EU finance ministers neared agreement on Saturday on a framework to provide 100 billion euros to European banks, but were still wrangling over how to do it as Spain, Italy and Portugal raised concerns over the cost.
Meetings were being held over the weekend to tackle Greece's debt and its impact on the European banking system. On Saturday, finance ministers were trying to figure out how to bolster the capital of European banks to cope with any Greek default, and prevent contagion to other heavily indebted countries.
EU officials have said that almost 100 billion euros is required to reinforce the region's banking system. European banks would be required to increase their core tier one capital ratio to 9 percent to help them withstand losses on sovereign debt, officials have said.
Banks that cannot raise money on the markets will have to turn to national governments or the European Financial Stability Facility (EFSF).
While there was basic agreement on Saturday afternoon over the size of recapitalization, finance ministers were still wrangling over how long banks had to recapitalize. They had also not yet agreed on the order in which banks would tap the private sector, government money and the euro zone's rescue scheme - the European Financial Stability Facility, or EFSF.
In particular, Italy and Spain did not want to have to take a program of aid from the euro zone in order to help their weak lenders, said one diplomat.
There is 24 against three - Italy, Spain and Portugal, said one euro zone diplomat. They think it's too expensive. They don't want to pay it.
The pan-European drive to recapitalize banks is designed to win back market confidence and make it easier for EU banks to borrow again amid a creeping credit freeze, triggered by worries over the future of the euro zone.
In a speech to members of her Christian Democrat party on Saturday, German Chancellor Angela Merkel urged countries like Italy and Spain to reduce their sovereign debt levels.
Spain has already done a lot but it will probably have to do more to win back the markets' confidence, Merkel said.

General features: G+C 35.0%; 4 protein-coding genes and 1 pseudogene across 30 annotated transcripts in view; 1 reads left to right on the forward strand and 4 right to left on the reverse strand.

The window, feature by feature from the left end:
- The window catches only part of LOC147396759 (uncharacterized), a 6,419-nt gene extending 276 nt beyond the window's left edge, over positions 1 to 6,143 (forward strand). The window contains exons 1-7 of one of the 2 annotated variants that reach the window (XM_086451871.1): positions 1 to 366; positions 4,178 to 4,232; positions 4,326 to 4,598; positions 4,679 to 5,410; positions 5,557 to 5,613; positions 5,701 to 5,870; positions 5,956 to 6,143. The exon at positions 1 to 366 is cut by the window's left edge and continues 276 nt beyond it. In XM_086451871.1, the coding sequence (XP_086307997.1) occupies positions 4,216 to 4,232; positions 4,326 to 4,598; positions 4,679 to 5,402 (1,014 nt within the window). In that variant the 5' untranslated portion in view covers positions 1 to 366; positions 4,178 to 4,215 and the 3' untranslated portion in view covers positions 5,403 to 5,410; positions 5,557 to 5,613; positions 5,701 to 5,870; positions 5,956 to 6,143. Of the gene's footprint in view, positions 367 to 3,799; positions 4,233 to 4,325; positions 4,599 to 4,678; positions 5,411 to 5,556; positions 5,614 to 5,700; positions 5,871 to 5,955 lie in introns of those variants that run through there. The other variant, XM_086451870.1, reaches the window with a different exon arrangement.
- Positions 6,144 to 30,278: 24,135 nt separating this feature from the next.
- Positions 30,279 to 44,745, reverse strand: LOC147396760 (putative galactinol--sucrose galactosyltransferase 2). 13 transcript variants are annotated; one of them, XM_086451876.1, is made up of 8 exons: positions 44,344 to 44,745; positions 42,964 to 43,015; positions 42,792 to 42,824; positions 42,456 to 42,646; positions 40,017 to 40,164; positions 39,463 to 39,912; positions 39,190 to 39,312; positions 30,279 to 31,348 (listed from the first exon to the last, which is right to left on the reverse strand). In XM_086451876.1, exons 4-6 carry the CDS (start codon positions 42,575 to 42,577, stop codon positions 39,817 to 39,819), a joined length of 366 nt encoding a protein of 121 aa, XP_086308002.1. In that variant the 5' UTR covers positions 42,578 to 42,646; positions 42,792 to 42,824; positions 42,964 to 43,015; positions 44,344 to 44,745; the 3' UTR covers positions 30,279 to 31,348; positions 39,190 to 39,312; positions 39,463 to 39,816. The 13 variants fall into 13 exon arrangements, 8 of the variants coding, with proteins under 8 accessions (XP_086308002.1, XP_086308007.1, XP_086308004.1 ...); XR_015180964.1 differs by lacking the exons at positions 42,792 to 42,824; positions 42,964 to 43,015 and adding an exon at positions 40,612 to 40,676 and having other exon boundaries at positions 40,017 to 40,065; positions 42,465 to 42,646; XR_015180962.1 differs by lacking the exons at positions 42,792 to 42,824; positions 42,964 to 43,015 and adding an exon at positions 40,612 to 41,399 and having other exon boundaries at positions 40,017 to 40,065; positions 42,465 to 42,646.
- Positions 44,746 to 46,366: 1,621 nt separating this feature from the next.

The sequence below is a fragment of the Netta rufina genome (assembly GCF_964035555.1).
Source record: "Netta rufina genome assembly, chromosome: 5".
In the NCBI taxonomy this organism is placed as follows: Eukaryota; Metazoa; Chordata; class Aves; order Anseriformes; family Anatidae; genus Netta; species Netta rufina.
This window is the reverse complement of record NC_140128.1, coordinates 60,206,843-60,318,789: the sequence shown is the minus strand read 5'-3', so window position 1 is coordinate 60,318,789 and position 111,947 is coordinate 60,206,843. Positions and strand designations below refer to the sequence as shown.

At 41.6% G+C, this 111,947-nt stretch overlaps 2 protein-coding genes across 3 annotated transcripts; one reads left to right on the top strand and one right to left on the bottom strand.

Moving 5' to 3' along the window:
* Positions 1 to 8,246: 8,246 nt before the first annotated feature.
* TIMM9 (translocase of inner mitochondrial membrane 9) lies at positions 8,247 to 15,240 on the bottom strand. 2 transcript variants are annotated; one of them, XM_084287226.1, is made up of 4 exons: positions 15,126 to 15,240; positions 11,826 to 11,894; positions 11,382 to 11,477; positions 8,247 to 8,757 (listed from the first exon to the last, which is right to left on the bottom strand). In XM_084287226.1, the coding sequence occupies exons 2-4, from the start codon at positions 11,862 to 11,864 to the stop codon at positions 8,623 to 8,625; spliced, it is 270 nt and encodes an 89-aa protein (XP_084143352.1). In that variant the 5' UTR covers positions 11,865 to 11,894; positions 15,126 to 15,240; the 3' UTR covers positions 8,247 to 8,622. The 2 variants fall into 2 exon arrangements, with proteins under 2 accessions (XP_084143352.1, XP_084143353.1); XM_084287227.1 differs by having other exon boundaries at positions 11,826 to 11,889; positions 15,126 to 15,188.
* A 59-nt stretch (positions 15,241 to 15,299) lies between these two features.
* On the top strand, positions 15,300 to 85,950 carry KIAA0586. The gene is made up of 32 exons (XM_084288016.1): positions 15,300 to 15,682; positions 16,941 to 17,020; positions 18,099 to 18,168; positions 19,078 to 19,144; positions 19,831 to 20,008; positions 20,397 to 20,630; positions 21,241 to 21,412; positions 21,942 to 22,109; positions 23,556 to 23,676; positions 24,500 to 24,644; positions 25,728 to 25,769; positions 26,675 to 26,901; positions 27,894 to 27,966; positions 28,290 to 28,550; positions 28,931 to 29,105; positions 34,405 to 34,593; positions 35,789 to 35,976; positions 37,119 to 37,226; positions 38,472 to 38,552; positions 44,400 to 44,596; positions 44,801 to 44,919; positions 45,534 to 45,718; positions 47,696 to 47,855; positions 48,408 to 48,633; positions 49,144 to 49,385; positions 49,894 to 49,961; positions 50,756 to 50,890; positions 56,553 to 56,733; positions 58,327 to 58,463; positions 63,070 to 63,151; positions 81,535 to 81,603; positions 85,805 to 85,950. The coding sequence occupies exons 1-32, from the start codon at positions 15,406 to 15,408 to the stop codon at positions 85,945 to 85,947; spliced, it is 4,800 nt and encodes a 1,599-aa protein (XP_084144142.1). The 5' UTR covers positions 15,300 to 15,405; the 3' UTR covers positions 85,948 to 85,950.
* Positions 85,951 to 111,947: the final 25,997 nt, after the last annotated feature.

If they don't do anything with their budgets, if they continue to have budget deficits equal to 120 percent (of GDP) like Italy, then it won't matter how high the protective wall is because it won't help to win back the markets' confidence.
France and Germany have been divided over the best way to scale up the EFSF, and Merkel and French President Nicolas Sarkozy were scheduled to meet late on Saturday to try to break the deadlock before Sunday's summit of leaders.
They were due to be joined by International Monetary Fund managing director Christine Lagarde, European Central Bank president Jean-Claude Trichet, European Council President Herman Van Rompuy and Commission President Jose Manuel Barroso.
France is keen to rely on the EFSF and fears its credit rating could come under threat if the wrong method is chosen to scale up the fund to prevent contagion spreading to Italy and Spain, the euro zone's third and fourth largest economies.
Ratings agency Standard & Poor's said on Friday it was likely to downgrade France and four other states if Europe slips into recession. It was the second agency this week to cast doubt on France's rating, after Moody's on Tuesday.
But Bundesbank president Jens Weidmann said in a newspaper interview released on Saturday that repeatedly expanding the euro zone rescue fund would not resolve the euro zone crisis.
Euro zone finance ministers made some progress on Friday, agreeing that holders of Greek government bonds would need to take far more than the 21 percent haircut brokered in July.
We have agreed yesterday that we have to have a significant increase in the banks' contribution, Jean-Claude Juncker, who chairs the euro group of finance ministers, said on Saturday morning.
A bleak analysis by the EU and the International Monetary Fund showed on Friday that private holders of Greek debt may need to accept losses of up to 60 percent on their investments.
Austrian Finance Minister Maria Fekter told reporters Italian treasury official Vittorio Grilli would negotiate heavier debt writedowns with private investors as part of a second Greek aid package.
Greece's finance minister welcomed a decision late on Friday to approve an 8 billion euro loan tranche that Athens needs next month to pay its bills.
The disbursement of the sixth tranche is an important and productive step, Evangelos Venizelos told reporters on Saturday.
Greece is not the central problem, now the point is to take more general and more constructive decisions for the euro zone as a whole.
(Additional reporting by Matthew Falloon, Andreas Rinke, John O'Donnell, Robin Emmott and Julien Toyer; Writing by Sebastian Moffett; Editing by Andrew Roche)